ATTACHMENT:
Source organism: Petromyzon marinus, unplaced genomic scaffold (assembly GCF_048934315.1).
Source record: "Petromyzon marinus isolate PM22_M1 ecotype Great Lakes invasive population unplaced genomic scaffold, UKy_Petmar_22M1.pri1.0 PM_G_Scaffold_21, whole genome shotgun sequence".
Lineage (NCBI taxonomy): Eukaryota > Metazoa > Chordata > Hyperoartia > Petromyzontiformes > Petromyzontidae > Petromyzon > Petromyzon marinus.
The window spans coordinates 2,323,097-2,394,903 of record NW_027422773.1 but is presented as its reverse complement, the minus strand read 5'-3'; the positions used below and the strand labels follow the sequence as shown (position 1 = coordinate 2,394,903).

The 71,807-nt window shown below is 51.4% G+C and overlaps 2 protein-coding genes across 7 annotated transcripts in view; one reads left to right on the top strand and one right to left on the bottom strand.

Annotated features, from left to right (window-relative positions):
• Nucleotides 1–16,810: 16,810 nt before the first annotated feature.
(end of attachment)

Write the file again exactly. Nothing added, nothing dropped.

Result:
Source organism: Petromyzon marinus, unplaced genomic scaffold (assembly GCF_048934315.1).
Source record: "Petromyzon marinus isolate PM22_M1 ecotype Great Lakes invasive population unplaced genomic scaffold, UKy_Petmar_22M1.pri1.0 PM_G_Scaffold_21, whole genome shotgun sequence".
Lineage (NCBI taxonomy): Eukaryota > Metazoa > Chordata > Hyperoartia > Petromyzontiformes > Petromyzontidae > Petromyzon > Petromyzon marinus.
The window spans coordinates 2,323,097-2,394,903 of record NW_027422773.1 but is presented as its reverse complement, the minus strand read 5'-3'; the positions used below and the strand labels follow the sequence as shown (position 1 = coordinate 2,394,903).

The 71,807-nt window shown below is 51.4% G+C and overlaps 2 protein-coding genes across 7 annotated transcripts in view; one reads left to right on the top strand and one right to left on the bottom strand.

Annotated features, from left to right (window-relative positions):
• Nucleotides 1–16,810: 16,810 nt before the first annotated feature.